Certification is a test of an individual’s abilities. Therefore, the work you submit in a certification application is expected to be entirely your own. None of the material in your portfolio should have been reviewed, critiqued, or proofread by anyone other than yourself. A mentor, colleague, instructor or other individual may give you feedback on samples of your work that are not intended for your portfolio, but no one should review or critique material you plan on submitting to BCG.
BCG recognizes the important role of collaboration in research and does not expect researchers to work in a vacuum, but certification is a test of your skills and knowledge. If you submit a collaborative effort, your portfolio evaluators have no way to know what part of the work reflects your own expertise. BCG does not intend that applicants should never collaborate. But when you apply for certification, the work you submit needs to be your own-your own analyses, your own correlations, your own citations, your own organization, your own writing, and your own conclusions.
A certification application calls for specific work products that meet specific standards and demonstrate specific types of knowledge that span a broad range of skills. Regardless of where it was published, a previously published work rarely contains all the elements that an applicant is asked to demonstrate. In the rare case in which a previously published work does meet all criteria of a portfolio requirement, prior publication would raise questions as to what aspects of the work were purely those of the applicant and what aspects represent editorial emendations. However, if you have a published work that meets all the criteria of a portfolio requirement, you may submit the work in its original pre-published form.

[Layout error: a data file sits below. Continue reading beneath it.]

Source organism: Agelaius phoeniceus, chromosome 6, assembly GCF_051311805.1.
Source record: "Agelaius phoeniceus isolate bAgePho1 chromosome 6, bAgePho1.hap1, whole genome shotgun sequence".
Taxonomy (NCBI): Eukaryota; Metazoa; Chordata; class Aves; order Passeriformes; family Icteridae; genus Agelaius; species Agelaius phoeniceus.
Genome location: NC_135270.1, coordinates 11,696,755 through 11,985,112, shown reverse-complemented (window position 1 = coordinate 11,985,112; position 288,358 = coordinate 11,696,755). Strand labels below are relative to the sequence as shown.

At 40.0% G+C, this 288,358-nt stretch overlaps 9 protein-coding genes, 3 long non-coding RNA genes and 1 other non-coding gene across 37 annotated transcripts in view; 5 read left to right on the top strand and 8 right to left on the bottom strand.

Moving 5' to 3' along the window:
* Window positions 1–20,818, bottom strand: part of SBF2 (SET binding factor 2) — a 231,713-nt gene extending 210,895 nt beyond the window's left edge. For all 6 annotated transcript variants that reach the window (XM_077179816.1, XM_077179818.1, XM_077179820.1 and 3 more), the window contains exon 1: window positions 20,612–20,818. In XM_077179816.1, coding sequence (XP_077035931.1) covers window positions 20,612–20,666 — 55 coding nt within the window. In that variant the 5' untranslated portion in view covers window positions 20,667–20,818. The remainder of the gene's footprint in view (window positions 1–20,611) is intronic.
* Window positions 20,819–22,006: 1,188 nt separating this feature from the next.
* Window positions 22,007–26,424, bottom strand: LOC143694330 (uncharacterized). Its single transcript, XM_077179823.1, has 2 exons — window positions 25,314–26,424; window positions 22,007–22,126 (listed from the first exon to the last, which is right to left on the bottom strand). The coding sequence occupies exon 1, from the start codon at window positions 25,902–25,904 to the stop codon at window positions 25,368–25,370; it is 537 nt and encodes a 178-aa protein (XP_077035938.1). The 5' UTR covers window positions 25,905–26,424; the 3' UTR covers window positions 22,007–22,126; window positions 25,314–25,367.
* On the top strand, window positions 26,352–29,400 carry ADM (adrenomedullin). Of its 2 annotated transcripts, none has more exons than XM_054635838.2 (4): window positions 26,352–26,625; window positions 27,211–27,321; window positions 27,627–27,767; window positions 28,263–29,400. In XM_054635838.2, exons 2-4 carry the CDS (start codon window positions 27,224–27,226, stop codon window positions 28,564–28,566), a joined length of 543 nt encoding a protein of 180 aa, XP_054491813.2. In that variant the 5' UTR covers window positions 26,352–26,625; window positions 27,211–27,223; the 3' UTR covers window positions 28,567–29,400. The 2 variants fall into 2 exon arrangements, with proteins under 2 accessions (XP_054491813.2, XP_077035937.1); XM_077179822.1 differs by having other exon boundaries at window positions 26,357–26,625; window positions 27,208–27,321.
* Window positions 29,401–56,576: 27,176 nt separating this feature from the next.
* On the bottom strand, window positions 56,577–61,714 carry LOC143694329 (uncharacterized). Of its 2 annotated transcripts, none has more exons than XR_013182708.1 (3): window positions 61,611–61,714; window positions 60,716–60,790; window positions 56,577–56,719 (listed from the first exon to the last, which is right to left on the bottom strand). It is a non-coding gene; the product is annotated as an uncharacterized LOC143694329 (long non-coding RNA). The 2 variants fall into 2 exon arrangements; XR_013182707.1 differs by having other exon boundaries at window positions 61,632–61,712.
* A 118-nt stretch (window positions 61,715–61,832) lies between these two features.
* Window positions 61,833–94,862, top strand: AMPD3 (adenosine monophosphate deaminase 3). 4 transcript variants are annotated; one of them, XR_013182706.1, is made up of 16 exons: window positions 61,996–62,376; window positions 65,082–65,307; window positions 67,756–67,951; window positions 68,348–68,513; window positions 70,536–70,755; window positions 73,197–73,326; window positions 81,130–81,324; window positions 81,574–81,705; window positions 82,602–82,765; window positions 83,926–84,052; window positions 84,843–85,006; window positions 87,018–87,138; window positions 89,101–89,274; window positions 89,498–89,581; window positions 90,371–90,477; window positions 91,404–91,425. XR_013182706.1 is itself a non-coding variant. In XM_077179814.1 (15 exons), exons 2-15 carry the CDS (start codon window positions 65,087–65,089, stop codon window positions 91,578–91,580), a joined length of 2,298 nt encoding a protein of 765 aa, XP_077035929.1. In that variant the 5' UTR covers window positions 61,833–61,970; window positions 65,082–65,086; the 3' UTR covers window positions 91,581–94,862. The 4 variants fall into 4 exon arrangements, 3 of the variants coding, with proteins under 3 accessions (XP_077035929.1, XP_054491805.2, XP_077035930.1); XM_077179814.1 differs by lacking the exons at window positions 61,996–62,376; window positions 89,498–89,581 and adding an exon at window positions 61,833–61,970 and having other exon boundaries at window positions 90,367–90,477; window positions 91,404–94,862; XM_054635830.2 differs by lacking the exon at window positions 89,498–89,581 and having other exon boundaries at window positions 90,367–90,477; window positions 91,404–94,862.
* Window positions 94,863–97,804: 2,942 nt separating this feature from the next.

A family tree website, like other types of published work, would rarely fulfill any of BCG’s specific requirements. However, the fact that an applicant has published some information about a family in one or another forum does not mean that the applicant cannot use that family for a portfolio requirement that entails a significantly different treatment of the subjects.
If you are uncertain whether your previous use of a particular project renders it ineligible for inclusion in an application, then it may be best to choose another one about which you have no doubt. Successful applicants are those with a solid base of experience and will have a variety of projects from which to choose. If you find that your choices are limited, it may be a sign that your plans to apply for certification are premature.
Yes, BCG encourages its associates to publish, and published material is permitted in renewal portfolios. Published material is ineligible only for the original application in which applicants make a baseline demonstration of skills.
BCG limits portfolios to no more than 150 pages because that is all it needs to effectively assess an individual’s skills. For many years, applicants were free submit to larger portfolios, but this practice was ended because it created unnecessary work for both applicants and judges.